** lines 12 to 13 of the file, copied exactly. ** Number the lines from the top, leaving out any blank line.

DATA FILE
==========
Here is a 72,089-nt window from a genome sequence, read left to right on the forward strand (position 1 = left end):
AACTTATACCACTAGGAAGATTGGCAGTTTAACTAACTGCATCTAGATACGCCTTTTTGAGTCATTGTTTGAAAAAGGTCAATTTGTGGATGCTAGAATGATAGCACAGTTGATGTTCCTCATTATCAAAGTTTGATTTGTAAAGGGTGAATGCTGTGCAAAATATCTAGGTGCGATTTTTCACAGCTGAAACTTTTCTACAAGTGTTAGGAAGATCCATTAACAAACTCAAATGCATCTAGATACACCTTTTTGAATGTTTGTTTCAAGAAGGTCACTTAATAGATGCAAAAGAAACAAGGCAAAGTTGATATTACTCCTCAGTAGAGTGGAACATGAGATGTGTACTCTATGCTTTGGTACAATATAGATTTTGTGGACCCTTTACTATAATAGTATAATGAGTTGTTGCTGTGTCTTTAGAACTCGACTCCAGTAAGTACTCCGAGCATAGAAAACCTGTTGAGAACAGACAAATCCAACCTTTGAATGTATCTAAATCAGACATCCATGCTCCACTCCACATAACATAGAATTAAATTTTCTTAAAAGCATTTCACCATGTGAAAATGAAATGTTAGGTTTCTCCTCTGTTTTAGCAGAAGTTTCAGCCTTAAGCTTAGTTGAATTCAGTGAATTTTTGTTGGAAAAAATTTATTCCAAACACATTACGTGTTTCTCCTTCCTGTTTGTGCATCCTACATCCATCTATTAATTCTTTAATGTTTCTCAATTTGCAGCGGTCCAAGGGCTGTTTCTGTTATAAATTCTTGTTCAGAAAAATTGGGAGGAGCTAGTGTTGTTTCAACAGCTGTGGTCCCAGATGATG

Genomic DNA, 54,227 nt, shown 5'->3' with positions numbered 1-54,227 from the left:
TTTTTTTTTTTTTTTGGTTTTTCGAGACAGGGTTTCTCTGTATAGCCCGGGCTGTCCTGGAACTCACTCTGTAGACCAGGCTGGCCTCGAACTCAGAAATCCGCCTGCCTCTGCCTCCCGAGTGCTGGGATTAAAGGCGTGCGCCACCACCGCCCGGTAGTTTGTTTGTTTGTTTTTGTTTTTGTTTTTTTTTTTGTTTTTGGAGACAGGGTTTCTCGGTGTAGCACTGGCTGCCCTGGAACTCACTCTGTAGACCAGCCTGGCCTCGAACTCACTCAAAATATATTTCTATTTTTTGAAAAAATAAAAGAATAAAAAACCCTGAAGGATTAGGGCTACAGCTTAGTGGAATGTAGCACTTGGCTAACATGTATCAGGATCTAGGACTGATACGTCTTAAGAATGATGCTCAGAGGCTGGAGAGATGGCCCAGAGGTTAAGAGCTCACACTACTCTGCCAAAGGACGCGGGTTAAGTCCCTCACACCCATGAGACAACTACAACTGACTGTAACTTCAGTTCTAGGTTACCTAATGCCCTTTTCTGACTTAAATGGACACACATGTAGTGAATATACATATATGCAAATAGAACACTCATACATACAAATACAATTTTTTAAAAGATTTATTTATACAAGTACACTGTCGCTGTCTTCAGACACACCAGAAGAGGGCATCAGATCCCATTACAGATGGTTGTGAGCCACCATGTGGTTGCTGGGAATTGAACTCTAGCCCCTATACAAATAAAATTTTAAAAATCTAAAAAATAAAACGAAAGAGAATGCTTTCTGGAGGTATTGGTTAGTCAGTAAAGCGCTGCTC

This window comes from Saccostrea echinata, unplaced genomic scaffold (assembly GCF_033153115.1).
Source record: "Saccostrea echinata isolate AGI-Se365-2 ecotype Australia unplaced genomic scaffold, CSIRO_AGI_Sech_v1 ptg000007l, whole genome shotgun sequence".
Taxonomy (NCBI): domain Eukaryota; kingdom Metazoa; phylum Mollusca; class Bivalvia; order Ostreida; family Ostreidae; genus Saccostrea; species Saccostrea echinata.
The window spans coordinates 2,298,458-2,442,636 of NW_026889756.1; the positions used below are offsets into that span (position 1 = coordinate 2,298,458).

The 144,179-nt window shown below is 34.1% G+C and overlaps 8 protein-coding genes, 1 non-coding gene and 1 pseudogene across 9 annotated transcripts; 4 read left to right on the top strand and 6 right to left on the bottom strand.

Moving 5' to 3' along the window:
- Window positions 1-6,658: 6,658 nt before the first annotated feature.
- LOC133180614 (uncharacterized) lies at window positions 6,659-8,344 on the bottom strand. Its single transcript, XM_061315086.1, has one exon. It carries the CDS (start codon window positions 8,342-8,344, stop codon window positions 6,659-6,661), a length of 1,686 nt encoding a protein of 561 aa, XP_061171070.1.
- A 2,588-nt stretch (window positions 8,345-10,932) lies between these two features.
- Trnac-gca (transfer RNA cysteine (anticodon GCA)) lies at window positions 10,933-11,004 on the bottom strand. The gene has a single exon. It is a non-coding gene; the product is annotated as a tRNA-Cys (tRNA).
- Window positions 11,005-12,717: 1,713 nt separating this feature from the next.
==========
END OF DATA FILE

- LOC133180614 (uncharacterized) lies at window positions 6,659-8,344 on the bottom strand. Its single transcript, XM_061315086.1, has one exon. It carries the CDS (start codon window positions 8,342-8,344, stop codon window positions 6,659-6,661), a length of 1,686 nt encoding a protein of 561 aa, XP_061171070.1.
- A 2,588-nt stretch (window positions 8,345-10,932) lies between these two features.